A Flowering Tree by John Adams at Chatelet.
A Flowering Tree
Premiere 5 until 13 mai 2014
OPÉRA by John Adams
Opéra in two act at Théâtre du Chatélet
Adapté d’after an indien folk tale by A. K. Ramanujan
Steering away from events that marked the second half of the 20th century in America, such as the political Nixon in China, and the climatic I Was Looking at the Ceiling and Then I Saw the Sky, two major works staged at Le Châtelet in 2012 and 2013, John Adams is now gravitating towards the Indian imagination with this opera devised in 2006. The piece is inspired by a southern Indian folk tale and describes the trials and tribulations of a young couple subjected to a series of rituals and trials designed to demonstrate the power of love
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Any resemblance with a certain piece called The Magic Flute is by no means coincidental. John Adams was, in effect, commissioned to produce the work to celebrate the 250th anniversary of Mozart. A Flowering Tree deals with the theme of redemption through the transformation of the individual and “the emergence of a moral conscience”, to use the composer’s own words. The result is a very rich score exploring new harmonic complexities
. As with Albert Roussel’s Padmâvatî, the Indian director, producer, author and scriptwriter, Vishal Bhardwaj, is responsible for the staging of this mythological tale.
It is, so far, John Adams latest opera, world premiere 2006.
About John Adams and A Flowering Tree:
A Flowering Tree is an opera in two acts composed by John Adams with libretto by Adams and Peter Sellars.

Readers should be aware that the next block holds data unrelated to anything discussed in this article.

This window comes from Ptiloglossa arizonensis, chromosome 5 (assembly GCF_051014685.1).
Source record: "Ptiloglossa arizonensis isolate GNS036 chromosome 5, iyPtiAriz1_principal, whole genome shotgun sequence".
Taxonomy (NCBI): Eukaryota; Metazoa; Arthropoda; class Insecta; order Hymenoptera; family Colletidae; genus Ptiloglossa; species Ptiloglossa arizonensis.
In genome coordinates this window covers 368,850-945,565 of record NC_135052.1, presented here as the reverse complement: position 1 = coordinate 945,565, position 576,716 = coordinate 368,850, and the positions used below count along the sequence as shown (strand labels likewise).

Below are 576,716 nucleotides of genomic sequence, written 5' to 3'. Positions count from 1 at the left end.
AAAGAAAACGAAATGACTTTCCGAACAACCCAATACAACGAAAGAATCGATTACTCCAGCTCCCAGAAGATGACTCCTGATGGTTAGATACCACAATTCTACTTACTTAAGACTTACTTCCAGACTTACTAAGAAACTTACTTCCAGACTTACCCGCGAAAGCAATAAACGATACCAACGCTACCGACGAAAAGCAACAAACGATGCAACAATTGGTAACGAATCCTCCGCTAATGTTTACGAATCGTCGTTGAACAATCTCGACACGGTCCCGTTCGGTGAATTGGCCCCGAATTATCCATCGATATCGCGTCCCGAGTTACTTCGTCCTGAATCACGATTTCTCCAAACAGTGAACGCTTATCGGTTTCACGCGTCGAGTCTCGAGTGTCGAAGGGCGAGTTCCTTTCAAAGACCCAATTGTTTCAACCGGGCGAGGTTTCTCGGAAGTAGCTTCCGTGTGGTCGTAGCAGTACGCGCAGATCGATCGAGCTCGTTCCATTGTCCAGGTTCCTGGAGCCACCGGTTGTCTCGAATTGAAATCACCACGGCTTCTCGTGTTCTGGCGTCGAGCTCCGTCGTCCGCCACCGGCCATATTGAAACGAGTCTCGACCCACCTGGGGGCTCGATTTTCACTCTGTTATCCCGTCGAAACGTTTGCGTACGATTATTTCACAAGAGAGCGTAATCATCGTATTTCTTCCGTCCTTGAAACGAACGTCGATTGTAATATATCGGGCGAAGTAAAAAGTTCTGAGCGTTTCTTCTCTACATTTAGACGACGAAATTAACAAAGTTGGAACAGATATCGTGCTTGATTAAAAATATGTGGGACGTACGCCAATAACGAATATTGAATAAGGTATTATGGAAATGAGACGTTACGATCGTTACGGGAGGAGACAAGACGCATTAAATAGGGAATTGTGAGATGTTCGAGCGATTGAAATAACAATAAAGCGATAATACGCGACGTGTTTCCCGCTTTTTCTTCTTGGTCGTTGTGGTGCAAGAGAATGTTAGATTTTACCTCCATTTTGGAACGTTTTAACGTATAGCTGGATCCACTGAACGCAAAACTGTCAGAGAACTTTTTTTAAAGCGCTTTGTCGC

It was commissioned by the New Crowned Hope Festival in Vienna, the San Francisco Symphony, the Brabican Centre in London, the Lincoln Center for the Performing Arts, New York and the Berliner Philharmoniker.
The story is based on an ancientIndian folk tale of the same title with translations by Attipat Krishnaswami Ramanuian. The opera resembles Mozart’s The Magic Flute in some ways; both operas adapt folk tales, in this case one from southern India, “describing a young couple undergoing rituals and trials to discover the transfiguring power of love.” This parallel was intended by the composer as the opera was commissioned to celebrate the 250th anniversary of Mozart’s birth. (1756). It is set for a small cast of three singers (baritone for the narrator, tenor for the prince, and lyric soprano for Kamudha), a large chorus (SATB), and three dancers.
It premiered on 14 November 2006 in the MuseumsQuartier Hall in Vienna with Eric Ovens as the narrator, Russell Thomas as the prince, Jessica Rivera as Kumudha, Orquesta Joven Camerata de Venezuela and the Schola Cantorum de Venezuela all under the direction of John Adams in a production of Peter Sellars as part the New Crowned Hope Festival celebrating the 250th birthday of Wolfgang Amadeus Mozart 27 January 1756.
- Nixon in China (1987)
- The Death of Klinghoffer (1991)
- I Was Looking at the Ceiling
and Then I Saw the Sky (1995)
- El Niño (2000)
- Doctor Atomic (2005)
- A Flowering Tree (2006)